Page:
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Uploaded:2016-03-12
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A last round of laughs with Craig, Wheezywaiter, Benzine.

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Ready?
You're rolling?
Mkay,  everything's good, for sure? Kay? Kay. I'm not gonna just--we're not doing this again! Kay.

So today we're talking about why we have political -- uh oh. (annoying clinking) my wedding ring. (more clinking) Gotta get used to that.

Group of individuals that make policy related appeals -- (clinks cup)

So that's why political parties exist. But -- (hits cup)

So let's look at three reasons why we have political parties. One, just cause, two, I dunno, and three, let's go to the bar.

Party affiliation can help legislators who represent very different geographic and social interests work together...?

(burps) 'Scuse me! Heartfelt apology for that burp.

And since in many districts... (pauses) Take a breath, take a breath. (breaths deeply)

(Aggressive duck noises)

Partly because there are almost universal agree -- was almost universal agreement that the first president of the US should Jorge Washington.

Ahh! (off screen: Oh! Beard fly!) Ahh!

Favored the more revolutionary French... With their frites... and their foie gras. It was all food-based decision making... back then.

...

Falling apart guys, we're falling apart. (unintelligible off screen) I'm doing great.

And they remain one of the most consistent groups in terms of their party affili -- filliation. Filly... filly. It was the last word!

And its often historical contingency -- contingencies that caused these shifts. Also take away that the word contingencies is hard to say.

Well, one more thing about interest groups and bureaucrac -- (mouth fart noise) Bureaucra -- (mouth fart noise).

Sort of like the idea of wisdom of crowds, or Condorcet's Jury Theorem, with more interest groups providing more ehueh. We will get phueh. Flibidibloo.

People will say that in the US, labor is well represented through -- (mouth noises) -- pow. Bing! Pang! Boop!

Politicians hopes that (mouth noises)

But most people still think of it as providing campaign contributions in return for favorable policy outcomes. (deep breath)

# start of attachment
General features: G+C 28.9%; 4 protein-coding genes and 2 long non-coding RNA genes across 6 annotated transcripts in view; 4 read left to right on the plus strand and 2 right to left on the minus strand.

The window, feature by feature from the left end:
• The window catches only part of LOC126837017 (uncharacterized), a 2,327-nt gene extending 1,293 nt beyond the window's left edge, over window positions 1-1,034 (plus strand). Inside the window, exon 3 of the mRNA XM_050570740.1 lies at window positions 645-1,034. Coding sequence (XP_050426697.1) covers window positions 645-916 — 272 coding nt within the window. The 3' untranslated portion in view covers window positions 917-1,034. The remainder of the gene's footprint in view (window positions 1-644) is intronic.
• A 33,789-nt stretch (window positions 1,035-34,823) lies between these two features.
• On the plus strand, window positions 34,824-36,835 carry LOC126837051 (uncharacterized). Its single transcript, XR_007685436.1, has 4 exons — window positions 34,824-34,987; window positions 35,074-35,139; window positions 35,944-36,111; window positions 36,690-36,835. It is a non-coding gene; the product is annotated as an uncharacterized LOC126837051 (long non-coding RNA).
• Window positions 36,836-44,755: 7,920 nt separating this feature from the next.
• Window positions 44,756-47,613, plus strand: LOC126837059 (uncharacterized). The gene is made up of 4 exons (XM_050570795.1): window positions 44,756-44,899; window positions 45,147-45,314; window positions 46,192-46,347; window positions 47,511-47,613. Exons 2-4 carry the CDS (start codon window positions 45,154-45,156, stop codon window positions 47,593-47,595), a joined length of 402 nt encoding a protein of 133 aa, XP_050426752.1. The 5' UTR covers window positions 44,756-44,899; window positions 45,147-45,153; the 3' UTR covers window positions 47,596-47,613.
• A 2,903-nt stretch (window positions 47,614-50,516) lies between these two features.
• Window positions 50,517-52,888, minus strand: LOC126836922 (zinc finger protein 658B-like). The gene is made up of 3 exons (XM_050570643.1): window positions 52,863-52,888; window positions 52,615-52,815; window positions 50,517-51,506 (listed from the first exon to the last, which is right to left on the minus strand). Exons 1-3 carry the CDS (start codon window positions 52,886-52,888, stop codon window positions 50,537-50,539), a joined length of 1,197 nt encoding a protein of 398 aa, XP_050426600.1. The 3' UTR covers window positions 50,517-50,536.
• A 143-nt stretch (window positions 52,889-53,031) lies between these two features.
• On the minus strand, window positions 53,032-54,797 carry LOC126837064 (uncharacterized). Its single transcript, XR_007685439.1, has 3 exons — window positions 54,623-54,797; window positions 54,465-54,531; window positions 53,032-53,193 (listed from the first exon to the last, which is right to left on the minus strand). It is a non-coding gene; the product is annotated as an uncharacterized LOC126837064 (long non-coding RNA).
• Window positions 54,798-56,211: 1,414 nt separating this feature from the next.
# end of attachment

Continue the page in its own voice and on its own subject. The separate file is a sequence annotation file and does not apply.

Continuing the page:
There's no real evidence of this quid pro po... po. There's no real evidence of this quid -- it's so hard to say! Quid pro quo!

It's a little bit tricky to write about how the internet affects politics because it's a-changing... It's a-changing so rapidly! (mock southern accent) It's a, I say, it's a, it's a-changin' so rapidly.

Some of you might be saying, "Craig, get real, the government doesn't regulate the media! We live in a free 'Merica -- (mouth noises). Euehh. Craig."

And politically minded economists -- (laughs)

Railwor... railwo... railroads were... railwo... (mouth noises).

Bring it in. Bring it in. I'm the media. I'm the media. (Exhales sharply)

Trucks! Trucks! We -- there should be an interest group... against trucks. There probably is.

Ain't gonna do it. Wouldn't be prudent. No-oo reelection. Ain't gonna -- (unintelligible) everybody, remember him? Ohh.

I'm not going to discuss the details of the theory, or even whether it's right or wrong, because it's stupid and wrong.

Ready? (off screen muttering) I th... I thought you were READY!

Are you recording? (off screen: Yeah.) Kay, I'm picking my nose so... (off screen muttering) Blooper reel.

(Craig and off screen crew begin singing)

Like Savage Garden. My favorite band from the -- from the 90's. (laughing off screen)

Have you seen the show Hoarders? (off screen: eh... yeah.) (Craig exhales) That'll motivate you to clean.

I... I need to punch that eagle here pretty soon.

Can I do this one as a movie narrator stand? I will. (in a husky voice) Part of the 1996 telecommunications law -- (in a normal voice) Okay, no I won't.

Chyna and I have been watching Gilmore Girls. It's... it is. It is super good. (sighs) Y'know, that Max guy has bad hair. She should get together with Luke.

Kay. (off screen: Oh no!) Oh no!

Because that's the main way the fed controls the money supply. (Stan sneezes off screen) Bless you, Stan. (Stan: I think I made it in time...) You did, but you almost interrupted me. (unintelligible off screen) Never again, Stan! That's it, I'm only doing... three more of these.

Let's try to talk like Hank. (like Hank) And it can be caused by a number of things.

(blows nose very loudly)

More like quantitative wheezing, amirite? (wheezes)

I hope this series on American government and politics has provided you with a little bit of understanding about the way the US works, and that it encourages everyone to participate in the political process, wherever you live. Except for you, you stupid eagle. Heuh! Aaww... (clinking and groaning) (Craig laughs)
Eagle: Sorry...
Off screen: Yeah, that went too far... That was like a real punch...
(Craig stutters)
Off screen: Yeah, the punch was great
Craig: Yeah?
Off screen: But you tripped on the chair... (laughing)... yeah, I saw that.

Crash Course was made with the help of all these hard line -- Is this the right direction? Dangit.

Government and Politics is produced in association with PBS Digital Studios. Support for Crash Course: US Government comes from Voqal. Voqal supports nonprofits that use technology and media ec -- (mouth noises) and media to advance social equity. You'd think I'd have this memorized by now.